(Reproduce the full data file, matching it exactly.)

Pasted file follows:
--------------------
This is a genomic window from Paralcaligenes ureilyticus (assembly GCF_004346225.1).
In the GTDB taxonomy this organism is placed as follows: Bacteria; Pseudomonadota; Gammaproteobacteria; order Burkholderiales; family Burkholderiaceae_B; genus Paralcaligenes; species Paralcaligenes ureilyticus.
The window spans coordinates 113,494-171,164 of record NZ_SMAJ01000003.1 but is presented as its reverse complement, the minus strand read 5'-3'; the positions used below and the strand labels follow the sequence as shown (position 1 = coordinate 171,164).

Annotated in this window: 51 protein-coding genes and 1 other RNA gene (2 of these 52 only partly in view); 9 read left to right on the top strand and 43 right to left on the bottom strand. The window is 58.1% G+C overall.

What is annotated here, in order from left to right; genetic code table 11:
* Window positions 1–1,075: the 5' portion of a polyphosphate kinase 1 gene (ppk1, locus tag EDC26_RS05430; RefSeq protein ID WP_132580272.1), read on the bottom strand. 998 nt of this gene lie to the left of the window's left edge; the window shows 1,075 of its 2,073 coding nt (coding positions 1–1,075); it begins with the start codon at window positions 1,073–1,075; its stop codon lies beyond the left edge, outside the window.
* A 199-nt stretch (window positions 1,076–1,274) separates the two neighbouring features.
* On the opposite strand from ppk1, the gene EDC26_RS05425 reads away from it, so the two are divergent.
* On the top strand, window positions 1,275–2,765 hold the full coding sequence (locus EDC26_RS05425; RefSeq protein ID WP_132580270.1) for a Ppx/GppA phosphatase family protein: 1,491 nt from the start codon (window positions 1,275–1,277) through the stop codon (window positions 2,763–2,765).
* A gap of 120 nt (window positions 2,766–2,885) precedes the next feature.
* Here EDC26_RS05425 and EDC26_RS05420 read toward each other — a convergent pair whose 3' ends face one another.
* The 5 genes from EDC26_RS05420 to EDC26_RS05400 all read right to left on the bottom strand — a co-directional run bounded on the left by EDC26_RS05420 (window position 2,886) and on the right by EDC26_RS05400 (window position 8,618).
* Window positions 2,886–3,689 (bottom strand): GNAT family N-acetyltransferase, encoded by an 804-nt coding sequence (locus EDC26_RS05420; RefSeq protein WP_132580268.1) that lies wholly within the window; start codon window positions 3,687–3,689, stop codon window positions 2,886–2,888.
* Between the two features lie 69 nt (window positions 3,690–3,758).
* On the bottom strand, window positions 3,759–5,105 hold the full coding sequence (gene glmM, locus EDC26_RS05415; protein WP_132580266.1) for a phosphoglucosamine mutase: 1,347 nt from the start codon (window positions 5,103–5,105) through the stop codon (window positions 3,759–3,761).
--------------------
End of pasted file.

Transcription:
This is a genomic window from Paralcaligenes ureilyticus (assembly GCF_004346225.1).
In the GTDB taxonomy this organism is placed as follows: Bacteria; Pseudomonadota; Gammaproteobacteria; order Burkholderiales; family Burkholderiaceae_B; genus Paralcaligenes; species Paralcaligenes ureilyticus.
The window spans coordinates 113,494-171,164 of record NZ_SMAJ01000003.1 but is presented as its reverse complement, the minus strand read 5'-3'; the positions used below and the strand labels follow the sequence as shown (position 1 = coordinate 171,164).

Annotated in this window: 51 protein-coding genes and 1 other RNA gene (2 of these 52 only partly in view); 9 read left to right on the top strand and 43 right to left on the bottom strand. The window is 58.1% G+C overall.

What is annotated here, in order from left to right; genetic code table 11:
* Window positions 1–1,075: the 5' portion of a polyphosphate kinase 1 gene (ppk1, locus tag EDC26_RS05430; RefSeq protein ID WP_132580272.1), read on the bottom strand. 998 nt of this gene lie to the left of the window's left edge; the window shows 1,075 of its 2,073 coding nt (coding positions 1–1,075); it begins with the start codon at window positions 1,073–1,075; its stop codon lies beyond the left edge, outside the window.
* A 199-nt stretch (window positions 1,076–1,274) separates the two neighbouring features.
* On the opposite strand from ppk1, the gene EDC26_RS05425 reads away from it, so the two are divergent.
* On the top strand, window positions 1,275–2,765 hold the full coding sequence (locus EDC26_RS05425; RefSeq protein ID WP_132580270.1) for a Ppx/GppA phosphatase family protein: 1,491 nt from the start codon (window positions 1,275–1,277) through the stop codon (window positions 2,763–2,765).
* A gap of 120 nt (window positions 2,766–2,885) precedes the next feature.
* Here EDC26_RS05425 and EDC26_RS05420 read toward each other — a convergent pair whose 3' ends face one another.
* The 5 genes from EDC26_RS05420 to EDC26_RS05400 all read right to left on the bottom strand — a co-directional run bounded on the left by EDC26_RS05420 (window position 2,886) and on the right by EDC26_RS05400 (window position 8,618).
* Window positions 2,886–3,689 (bottom strand): GNAT family N-acetyltransferase, encoded by an 804-nt coding sequence (locus EDC26_RS05420; RefSeq protein WP_132580268.1) that lies wholly within the window; start codon window positions 3,687–3,689, stop codon window positions 2,886–2,888.
* Between the two features lie 69 nt (window positions 3,690–3,758).
* On the bottom strand, window positions 3,759–5,105 hold the full coding sequence (gene glmM, locus EDC26_RS05415; protein WP_132580266.1) for a phosphoglucosamine mutase: 1,347 nt from the start codon (window positions 5,103–5,105) through the stop codon (window positions 3,759–3,761).